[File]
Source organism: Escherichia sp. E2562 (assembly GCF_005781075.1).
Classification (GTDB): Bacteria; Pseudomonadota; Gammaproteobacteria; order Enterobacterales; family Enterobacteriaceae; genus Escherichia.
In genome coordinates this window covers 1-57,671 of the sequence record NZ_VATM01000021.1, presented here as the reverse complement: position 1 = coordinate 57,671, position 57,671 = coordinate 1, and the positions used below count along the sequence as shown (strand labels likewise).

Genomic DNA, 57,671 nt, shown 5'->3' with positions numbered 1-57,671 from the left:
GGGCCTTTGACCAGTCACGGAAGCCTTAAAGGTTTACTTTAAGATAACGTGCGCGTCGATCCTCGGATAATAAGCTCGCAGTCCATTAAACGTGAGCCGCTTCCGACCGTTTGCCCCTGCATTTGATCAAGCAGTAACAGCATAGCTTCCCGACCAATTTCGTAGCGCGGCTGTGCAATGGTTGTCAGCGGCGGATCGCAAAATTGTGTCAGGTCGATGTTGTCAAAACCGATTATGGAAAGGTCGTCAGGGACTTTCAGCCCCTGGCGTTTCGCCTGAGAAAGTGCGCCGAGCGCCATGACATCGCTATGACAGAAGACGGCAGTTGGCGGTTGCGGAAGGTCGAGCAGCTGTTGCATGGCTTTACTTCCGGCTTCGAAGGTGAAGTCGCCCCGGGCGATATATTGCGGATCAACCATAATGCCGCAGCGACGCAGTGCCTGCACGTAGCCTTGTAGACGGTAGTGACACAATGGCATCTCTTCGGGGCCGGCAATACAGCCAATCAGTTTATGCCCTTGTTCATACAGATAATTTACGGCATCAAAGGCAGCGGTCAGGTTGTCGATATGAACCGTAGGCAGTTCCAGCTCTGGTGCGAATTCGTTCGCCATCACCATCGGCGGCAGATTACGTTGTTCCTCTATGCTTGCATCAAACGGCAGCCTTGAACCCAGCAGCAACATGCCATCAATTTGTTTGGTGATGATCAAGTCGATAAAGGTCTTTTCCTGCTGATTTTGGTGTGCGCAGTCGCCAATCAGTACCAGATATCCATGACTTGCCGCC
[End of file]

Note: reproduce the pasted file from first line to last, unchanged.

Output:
Source organism: Escherichia sp. E2562 (assembly GCF_005781075.1).
Classification (GTDB): Bacteria; Pseudomonadota; Gammaproteobacteria; order Enterobacterales; family Enterobacteriaceae; genus Escherichia.
In genome coordinates this window covers 1-57,671 of the sequence record NZ_VATM01000021.1, presented here as the reverse complement: position 1 = coordinate 57,671, position 57,671 = coordinate 1, and the positions used below count along the sequence as shown (strand labels likewise).

Genomic DNA, 57,671 nt, shown 5'->3' with positions numbered 1-57,671 from the left:
GGGCCTTTGACCAGTCACGGAAGCCTTAAAGGTTTACTTTAAGATAACGTGCGCGTCGATCCTCGGATAATAAGCTCGCAGTCCATTAAACGTGAGCCGCTTCCGACCGTTTGCCCCTGCATTTGATCAAGCAGTAACAGCATAGCTTCCCGACCAATTTCGTAGCGCGGCTGTGCAATGGTTGTCAGCGGCGGATCGCAAAATTGTGTCAGGTCGATGTTGTCAAAACCGATTATGGAAAGGTCGTCAGGGACTTTCAGCCCCTGGCGTTTCGCCTGAGAAAGTGCGCCGAGCGCCATGACATCGCTATGACAGAAGACGGCAGTTGGCGGTTGCGGAAGGTCGAGCAGCTGTTGCATGGCTTTACTTCCGGCTTCGAAGGTGAAGTCGCCCCGGGCGATATATTGCGGATCAACCATAATGCCGCAGCGACGCAGTGCCTGCACGTAGCCTTGTAGACGGTAGTGACACAATGGCATCTCTTCGGGGCCGGCAATACAGCCAATCAGTTTATGCCCTTGTTCATACAGATAATTTACGGCATCAAAGGCAGCGGTCAGGTTGTCGATATGAACCGTAGGCAGTTCCAGCTCTGGTGCGAATTCGTTCGCCATCACCATCGGCGGCAGATTACGTTGTTCCTCTATGCTTGCATCAAACGGCAGCCTTGAACCCAGCAGCAACATGCCATCAATTTGTTTGGTGATGATCAAGTCGATAAAGGTCTTTTCCTGCTGATTTTGGTGTGCGCAGTCGCCAATCAGTACCAGATATCCATGACTTGCCGCC